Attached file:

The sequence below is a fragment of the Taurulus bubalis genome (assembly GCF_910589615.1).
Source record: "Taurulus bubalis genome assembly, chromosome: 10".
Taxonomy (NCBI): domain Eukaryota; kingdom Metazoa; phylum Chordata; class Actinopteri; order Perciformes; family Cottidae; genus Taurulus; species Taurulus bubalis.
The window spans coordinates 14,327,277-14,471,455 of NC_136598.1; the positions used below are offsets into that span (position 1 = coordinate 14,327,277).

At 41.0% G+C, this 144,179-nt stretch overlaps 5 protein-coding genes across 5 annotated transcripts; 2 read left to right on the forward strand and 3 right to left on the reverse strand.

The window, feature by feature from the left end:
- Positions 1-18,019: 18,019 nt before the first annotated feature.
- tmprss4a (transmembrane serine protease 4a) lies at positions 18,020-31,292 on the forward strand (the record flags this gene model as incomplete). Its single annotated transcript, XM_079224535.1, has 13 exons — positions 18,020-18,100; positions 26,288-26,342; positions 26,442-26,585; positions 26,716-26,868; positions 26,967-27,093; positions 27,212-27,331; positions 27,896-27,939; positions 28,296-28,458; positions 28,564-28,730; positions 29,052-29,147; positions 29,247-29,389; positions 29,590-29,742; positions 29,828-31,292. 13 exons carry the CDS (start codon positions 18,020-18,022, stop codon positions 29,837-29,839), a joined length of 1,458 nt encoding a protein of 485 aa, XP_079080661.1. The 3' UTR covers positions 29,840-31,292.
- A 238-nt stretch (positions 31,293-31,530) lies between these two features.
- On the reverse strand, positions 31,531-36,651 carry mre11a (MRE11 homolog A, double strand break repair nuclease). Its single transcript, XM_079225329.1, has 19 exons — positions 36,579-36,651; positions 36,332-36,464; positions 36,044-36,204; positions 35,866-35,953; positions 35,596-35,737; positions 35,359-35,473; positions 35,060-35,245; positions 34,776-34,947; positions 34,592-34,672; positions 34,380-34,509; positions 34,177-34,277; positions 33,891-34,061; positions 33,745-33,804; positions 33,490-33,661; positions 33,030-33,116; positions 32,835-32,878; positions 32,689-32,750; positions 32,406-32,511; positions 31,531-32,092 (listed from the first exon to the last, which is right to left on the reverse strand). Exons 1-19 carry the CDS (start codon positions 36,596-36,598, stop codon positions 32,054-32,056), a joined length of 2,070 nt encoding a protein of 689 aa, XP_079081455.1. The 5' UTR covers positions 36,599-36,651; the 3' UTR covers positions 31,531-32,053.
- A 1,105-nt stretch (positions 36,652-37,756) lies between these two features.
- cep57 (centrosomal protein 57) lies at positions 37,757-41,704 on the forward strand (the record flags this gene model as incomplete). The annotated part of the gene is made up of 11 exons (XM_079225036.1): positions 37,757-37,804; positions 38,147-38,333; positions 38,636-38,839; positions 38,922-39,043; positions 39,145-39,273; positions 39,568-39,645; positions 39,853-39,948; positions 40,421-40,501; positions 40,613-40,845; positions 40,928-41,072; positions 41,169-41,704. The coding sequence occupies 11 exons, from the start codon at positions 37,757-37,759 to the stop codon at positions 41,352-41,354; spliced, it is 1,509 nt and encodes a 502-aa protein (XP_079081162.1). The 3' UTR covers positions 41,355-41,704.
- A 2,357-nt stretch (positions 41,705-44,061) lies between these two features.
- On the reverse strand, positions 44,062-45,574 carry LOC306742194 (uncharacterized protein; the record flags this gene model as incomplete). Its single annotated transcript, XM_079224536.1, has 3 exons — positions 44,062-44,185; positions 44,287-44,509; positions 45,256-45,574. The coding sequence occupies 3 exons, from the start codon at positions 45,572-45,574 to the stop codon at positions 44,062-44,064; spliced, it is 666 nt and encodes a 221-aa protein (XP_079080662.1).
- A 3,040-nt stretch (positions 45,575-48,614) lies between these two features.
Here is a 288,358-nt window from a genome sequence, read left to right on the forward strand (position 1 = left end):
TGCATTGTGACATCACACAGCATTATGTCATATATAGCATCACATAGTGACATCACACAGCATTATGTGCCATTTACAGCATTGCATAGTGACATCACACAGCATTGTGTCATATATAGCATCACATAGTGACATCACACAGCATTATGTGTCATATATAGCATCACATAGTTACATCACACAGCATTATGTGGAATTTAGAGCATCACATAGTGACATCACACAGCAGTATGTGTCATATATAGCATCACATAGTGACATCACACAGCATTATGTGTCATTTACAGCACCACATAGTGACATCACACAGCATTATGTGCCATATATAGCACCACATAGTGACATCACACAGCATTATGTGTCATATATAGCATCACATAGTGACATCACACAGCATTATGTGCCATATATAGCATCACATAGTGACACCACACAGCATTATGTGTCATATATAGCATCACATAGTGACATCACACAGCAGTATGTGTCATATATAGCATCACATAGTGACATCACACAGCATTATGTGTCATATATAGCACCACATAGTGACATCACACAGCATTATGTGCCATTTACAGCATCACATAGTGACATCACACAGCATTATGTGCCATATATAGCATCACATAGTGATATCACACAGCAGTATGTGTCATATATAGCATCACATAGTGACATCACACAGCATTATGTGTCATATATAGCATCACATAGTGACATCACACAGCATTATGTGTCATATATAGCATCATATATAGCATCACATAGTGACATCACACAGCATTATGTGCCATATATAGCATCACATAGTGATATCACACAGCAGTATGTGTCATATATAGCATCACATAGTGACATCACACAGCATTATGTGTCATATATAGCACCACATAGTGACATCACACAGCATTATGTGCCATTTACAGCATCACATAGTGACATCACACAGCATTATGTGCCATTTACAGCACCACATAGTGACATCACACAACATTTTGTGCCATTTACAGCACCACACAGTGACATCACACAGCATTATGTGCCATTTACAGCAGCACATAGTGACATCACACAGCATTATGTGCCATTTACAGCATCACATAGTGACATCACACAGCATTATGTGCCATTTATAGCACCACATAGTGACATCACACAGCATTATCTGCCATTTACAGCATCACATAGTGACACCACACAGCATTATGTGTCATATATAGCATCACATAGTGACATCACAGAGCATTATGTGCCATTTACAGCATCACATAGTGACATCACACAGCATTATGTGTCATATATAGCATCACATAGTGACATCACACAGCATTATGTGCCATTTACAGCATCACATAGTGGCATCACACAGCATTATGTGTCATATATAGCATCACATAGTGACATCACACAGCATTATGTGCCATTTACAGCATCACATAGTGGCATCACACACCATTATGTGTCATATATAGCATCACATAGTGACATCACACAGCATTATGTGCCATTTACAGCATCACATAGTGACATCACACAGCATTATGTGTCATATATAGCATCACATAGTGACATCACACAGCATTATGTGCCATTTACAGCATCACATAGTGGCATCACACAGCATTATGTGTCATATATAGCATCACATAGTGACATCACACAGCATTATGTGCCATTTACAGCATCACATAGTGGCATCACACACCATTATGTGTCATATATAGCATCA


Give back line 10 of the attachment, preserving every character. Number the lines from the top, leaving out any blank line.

- On the reverse strand, positions 31,531-36,651 carry mre11a (MRE11 homolog A, double strand break repair nuclease). Its single transcript, XM_079225329.1, has 19 exons — positions 36,579-36,651; positions 36,332-36,464; positions 36,044-36,204; positions 35,866-35,953; positions 35,596-35,737; positions 35,359-35,473; positions 35,060-35,245; positions 34,776-34,947; positions 34,592-34,672; positions 34,380-34,509; positions 34,177-34,277; positions 33,891-34,061; positions 33,745-33,804; positions 33,490-33,661; positions 33,030-33,116; positions 32,835-32,878; positions 32,689-32,750; positions 32,406-32,511; positions 31,531-32,092 (listed from the first exon to the last, which is right to left on the reverse strand). Exons 1-19 carry the CDS (start codon positions 36,596-36,598, stop codon positions 32,054-32,056), a joined length of 2,070 nt encoding a protein of 689 aa, XP_079081455.1. The 5' UTR covers positions 36,599-36,651; the 3' UTR covers positions 31,531-32,053.